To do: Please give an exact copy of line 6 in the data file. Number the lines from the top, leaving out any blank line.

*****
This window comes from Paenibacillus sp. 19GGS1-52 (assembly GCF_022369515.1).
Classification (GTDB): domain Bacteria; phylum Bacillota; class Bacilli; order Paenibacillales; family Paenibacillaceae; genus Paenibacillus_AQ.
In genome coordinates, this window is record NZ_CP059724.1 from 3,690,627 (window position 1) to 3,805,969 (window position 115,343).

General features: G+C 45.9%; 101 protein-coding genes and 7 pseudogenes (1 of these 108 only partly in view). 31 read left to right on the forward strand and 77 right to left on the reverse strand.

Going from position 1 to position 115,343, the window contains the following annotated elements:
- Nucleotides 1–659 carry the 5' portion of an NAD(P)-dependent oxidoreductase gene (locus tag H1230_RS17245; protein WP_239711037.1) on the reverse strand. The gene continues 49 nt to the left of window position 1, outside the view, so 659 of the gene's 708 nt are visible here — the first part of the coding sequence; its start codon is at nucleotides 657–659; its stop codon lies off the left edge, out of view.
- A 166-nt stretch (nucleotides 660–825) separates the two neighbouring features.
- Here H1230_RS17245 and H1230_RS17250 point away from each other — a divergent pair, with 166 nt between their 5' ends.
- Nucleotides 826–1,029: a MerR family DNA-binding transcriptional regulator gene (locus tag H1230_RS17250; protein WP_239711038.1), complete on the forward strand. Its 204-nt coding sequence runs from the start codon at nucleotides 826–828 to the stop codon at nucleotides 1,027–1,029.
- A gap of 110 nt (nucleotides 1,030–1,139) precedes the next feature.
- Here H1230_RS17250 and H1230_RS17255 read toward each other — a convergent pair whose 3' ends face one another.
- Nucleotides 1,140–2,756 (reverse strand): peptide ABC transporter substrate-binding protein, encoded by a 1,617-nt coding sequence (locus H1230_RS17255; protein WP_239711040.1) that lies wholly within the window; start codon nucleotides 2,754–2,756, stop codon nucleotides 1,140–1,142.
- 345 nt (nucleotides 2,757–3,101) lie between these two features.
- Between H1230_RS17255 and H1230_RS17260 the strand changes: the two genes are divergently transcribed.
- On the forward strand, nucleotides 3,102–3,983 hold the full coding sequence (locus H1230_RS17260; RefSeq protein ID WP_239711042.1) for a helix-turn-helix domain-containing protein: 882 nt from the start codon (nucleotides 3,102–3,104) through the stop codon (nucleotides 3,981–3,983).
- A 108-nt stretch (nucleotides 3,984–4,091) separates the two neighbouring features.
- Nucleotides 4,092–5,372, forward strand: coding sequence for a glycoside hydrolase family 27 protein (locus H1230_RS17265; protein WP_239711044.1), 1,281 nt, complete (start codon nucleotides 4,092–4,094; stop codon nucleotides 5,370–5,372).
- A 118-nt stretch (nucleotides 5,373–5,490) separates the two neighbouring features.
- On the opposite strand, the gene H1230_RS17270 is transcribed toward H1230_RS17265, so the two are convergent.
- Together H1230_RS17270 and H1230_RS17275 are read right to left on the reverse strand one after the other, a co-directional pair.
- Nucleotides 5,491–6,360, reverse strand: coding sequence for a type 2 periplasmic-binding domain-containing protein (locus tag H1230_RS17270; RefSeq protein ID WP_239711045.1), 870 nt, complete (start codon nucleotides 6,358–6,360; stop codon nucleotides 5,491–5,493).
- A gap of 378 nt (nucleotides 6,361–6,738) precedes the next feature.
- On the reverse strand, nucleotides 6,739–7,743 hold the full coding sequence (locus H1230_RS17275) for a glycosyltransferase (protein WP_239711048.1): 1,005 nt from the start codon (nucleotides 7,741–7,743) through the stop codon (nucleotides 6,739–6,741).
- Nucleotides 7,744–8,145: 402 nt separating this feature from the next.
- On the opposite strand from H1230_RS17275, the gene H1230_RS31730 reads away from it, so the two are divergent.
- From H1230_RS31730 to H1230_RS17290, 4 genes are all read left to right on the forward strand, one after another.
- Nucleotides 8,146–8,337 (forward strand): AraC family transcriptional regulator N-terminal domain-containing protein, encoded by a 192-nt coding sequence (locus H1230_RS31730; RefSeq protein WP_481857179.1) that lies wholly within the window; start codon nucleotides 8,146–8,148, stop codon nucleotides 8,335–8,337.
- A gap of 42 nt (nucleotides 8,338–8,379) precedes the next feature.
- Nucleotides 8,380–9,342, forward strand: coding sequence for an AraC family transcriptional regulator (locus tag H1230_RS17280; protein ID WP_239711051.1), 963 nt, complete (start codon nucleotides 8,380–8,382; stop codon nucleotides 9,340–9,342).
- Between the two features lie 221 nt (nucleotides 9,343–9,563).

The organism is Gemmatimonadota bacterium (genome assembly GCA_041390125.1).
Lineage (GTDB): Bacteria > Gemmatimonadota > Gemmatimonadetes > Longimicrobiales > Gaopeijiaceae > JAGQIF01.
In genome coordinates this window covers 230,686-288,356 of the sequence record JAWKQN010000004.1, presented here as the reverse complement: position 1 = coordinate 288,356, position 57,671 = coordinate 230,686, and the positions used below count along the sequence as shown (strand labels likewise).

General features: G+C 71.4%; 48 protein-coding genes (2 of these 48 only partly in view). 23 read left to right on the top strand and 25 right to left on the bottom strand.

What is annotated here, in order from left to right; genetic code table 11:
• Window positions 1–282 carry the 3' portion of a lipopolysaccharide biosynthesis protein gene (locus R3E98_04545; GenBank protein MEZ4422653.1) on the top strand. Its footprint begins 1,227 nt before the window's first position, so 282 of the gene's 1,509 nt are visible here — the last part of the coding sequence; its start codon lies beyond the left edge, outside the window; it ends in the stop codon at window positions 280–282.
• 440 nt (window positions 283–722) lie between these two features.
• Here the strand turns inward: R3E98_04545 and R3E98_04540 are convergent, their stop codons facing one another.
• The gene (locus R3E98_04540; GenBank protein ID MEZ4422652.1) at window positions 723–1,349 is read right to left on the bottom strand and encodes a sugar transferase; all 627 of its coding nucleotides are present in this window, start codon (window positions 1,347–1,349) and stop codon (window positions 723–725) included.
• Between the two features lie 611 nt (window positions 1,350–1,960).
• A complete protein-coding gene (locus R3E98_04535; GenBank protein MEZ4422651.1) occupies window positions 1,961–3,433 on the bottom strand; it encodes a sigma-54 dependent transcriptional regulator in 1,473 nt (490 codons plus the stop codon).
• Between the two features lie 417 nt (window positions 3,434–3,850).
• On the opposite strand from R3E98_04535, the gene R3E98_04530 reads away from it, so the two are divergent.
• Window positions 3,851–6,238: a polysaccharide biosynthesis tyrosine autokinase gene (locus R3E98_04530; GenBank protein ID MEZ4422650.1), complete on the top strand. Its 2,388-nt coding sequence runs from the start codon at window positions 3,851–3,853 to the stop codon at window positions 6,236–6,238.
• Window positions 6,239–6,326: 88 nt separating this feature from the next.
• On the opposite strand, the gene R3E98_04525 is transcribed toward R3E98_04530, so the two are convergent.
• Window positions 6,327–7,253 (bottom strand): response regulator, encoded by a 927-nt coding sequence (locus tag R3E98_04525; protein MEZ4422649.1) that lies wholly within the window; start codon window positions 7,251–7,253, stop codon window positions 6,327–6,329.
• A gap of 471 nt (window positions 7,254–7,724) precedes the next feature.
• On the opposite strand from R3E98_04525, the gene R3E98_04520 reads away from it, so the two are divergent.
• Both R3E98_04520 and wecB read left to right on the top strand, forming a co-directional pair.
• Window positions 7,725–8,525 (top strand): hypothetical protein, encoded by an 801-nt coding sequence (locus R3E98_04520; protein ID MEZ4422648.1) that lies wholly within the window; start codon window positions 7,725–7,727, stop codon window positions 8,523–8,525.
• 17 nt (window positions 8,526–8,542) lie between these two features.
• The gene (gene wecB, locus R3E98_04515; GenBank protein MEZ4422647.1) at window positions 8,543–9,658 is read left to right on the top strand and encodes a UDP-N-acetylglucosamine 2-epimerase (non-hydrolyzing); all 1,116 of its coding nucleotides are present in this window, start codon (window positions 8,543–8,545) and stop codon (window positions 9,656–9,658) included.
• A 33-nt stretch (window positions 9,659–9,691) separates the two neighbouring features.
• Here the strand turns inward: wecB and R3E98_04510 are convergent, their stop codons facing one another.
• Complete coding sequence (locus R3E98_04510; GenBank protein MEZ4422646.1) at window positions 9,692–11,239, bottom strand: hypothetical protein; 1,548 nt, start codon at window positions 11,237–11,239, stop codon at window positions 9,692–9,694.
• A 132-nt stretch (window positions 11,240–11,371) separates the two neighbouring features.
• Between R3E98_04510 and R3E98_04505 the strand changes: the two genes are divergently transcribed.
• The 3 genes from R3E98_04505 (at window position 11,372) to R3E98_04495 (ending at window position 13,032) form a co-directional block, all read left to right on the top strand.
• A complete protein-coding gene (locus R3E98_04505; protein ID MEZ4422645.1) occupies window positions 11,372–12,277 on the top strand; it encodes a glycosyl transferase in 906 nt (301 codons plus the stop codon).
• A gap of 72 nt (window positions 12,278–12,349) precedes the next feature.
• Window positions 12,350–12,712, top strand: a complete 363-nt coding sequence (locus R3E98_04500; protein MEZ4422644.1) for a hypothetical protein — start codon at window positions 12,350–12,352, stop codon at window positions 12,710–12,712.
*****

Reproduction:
- Nucleotides 1–659 carry the 5' portion of an NAD(P)-dependent oxidoreductase gene (locus tag H1230_RS17245; protein WP_239711037.1) on the reverse strand. The gene continues 49 nt to the left of window position 1, outside the view, so 659 of the gene's 708 nt are visible here — the first part of the coding sequence; its start codon is at nucleotides 657–659; its stop codon lies off the left edge, out of view.